Most of the time we use normal for/foreach loops to loop the record for bulk inserts/updates
Instead of using simple for/foreach loops, if we use parallel for/foreach loop, it will improve lot of performance.
The syntax of a parallel loop is very similar to the for and foreach loops you already know, but the parallel loop runs faster on a computer that has available cores. Another difference is that, unlike a sequential loop, the order of execution isn’t defined for a parallel loop. Steps often take place at the same time, in parallel. Sometimes, two steps take place in the opposite order than they would if the loop were sequential. The only guarantee is that all of the loop’s iterations will have run by the time the loop finishes.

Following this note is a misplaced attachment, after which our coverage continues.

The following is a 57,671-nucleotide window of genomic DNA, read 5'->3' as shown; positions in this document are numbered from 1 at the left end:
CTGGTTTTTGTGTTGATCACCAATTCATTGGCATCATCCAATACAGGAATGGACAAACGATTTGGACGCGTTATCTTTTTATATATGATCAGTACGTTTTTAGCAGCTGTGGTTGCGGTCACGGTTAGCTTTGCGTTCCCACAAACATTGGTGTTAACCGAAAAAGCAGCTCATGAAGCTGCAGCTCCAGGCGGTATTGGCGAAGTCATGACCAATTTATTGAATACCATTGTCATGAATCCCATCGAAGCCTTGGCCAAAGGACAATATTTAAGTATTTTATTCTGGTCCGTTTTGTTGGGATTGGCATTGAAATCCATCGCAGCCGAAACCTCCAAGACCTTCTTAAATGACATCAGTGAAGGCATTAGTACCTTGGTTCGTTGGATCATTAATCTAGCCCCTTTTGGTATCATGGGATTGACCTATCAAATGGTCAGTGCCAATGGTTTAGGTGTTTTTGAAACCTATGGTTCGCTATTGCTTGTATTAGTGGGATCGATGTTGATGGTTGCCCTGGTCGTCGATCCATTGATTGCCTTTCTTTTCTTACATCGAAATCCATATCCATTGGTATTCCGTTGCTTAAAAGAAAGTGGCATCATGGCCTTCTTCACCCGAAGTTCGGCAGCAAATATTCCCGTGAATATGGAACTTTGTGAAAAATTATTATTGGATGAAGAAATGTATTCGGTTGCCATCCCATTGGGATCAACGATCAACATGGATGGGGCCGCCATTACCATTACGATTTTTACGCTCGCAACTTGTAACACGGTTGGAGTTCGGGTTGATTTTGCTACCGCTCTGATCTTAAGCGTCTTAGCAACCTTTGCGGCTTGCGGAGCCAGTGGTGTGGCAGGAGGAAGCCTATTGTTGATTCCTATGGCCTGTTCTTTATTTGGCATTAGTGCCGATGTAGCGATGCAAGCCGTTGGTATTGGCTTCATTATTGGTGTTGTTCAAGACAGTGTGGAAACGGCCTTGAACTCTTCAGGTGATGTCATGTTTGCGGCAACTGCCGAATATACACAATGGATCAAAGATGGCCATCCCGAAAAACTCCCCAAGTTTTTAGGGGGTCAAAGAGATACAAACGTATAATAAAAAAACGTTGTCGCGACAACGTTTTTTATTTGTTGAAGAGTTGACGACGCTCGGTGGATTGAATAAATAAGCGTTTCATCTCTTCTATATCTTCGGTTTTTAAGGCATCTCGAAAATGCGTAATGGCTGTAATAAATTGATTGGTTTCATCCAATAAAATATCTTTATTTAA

The Task Parallel Library (TPL) supports data parallelism through the System.Threading.Tasks.Parallel class. This class provides method-based parallel implementations of for and foreach loops (For and For Each in Visual Basic). You write the loop logic for a Parallel.For or Parallel.ForEach loop much as you would write a sequential loop. You do not have to create threads or queue work items. In basic loops, you do not have to take locks. The TPL handles all the low-level work for you. For in-depth information about the use of Parallel.For and Parallel.ForEach , download the document Patterns for Parallel Programming: Understanding and Applying Parallel Patterns with the .NET Framework 4